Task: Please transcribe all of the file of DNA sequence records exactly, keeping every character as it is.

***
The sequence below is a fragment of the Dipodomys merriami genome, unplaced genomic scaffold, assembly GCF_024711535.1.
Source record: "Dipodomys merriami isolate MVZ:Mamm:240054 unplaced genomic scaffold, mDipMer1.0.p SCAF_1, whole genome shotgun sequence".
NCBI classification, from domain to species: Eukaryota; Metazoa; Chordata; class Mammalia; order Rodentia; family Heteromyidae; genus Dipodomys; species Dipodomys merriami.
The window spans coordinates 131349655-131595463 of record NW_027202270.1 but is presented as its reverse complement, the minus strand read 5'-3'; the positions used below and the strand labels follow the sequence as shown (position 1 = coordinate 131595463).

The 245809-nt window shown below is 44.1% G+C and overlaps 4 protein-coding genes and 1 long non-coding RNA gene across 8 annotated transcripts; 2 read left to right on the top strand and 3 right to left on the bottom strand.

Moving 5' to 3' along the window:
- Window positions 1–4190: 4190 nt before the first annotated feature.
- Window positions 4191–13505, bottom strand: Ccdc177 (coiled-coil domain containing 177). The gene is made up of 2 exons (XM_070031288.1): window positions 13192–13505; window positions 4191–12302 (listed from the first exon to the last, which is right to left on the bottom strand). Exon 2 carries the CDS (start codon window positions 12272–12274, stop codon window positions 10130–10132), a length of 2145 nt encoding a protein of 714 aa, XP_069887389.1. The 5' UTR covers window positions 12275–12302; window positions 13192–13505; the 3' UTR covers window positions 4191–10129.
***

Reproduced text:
The sequence below is a fragment of the Dipodomys merriami genome, unplaced genomic scaffold, assembly GCF_024711535.1.
Source record: "Dipodomys merriami isolate MVZ:Mamm:240054 unplaced genomic scaffold, mDipMer1.0.p SCAF_1, whole genome shotgun sequence".
NCBI classification, from domain to species: Eukaryota; Metazoa; Chordata; class Mammalia; order Rodentia; family Heteromyidae; genus Dipodomys; species Dipodomys merriami.
The window spans coordinates 131349655-131595463 of record NW_027202270.1 but is presented as its reverse complement, the minus strand read 5'-3'; the positions used below and the strand labels follow the sequence as shown (position 1 = coordinate 131595463).

The 245809-nt window shown below is 44.1% G+C and overlaps 4 protein-coding genes and 1 long non-coding RNA gene across 8 annotated transcripts; 2 read left to right on the top strand and 3 right to left on the bottom strand.

Moving 5' to 3' along the window:
- Window positions 1–4190: 4190 nt before the first annotated feature.
- Window positions 4191–13505, bottom strand: Ccdc177 (coiled-coil domain containing 177). The gene is made up of 2 exons (XM_070031288.1): window positions 13192–13505; window positions 4191–12302 (listed from the first exon to the last, which is right to left on the bottom strand). Exon 2 carries the CDS (start codon window positions 12272–12274, stop codon window positions 10130–10132), a length of 2145 nt encoding a protein of 714 aa, XP_069887389.1. The 5' UTR covers window positions 12275–12302; window positions 13192–13505; the 3' UTR covers window positions 4191–10129.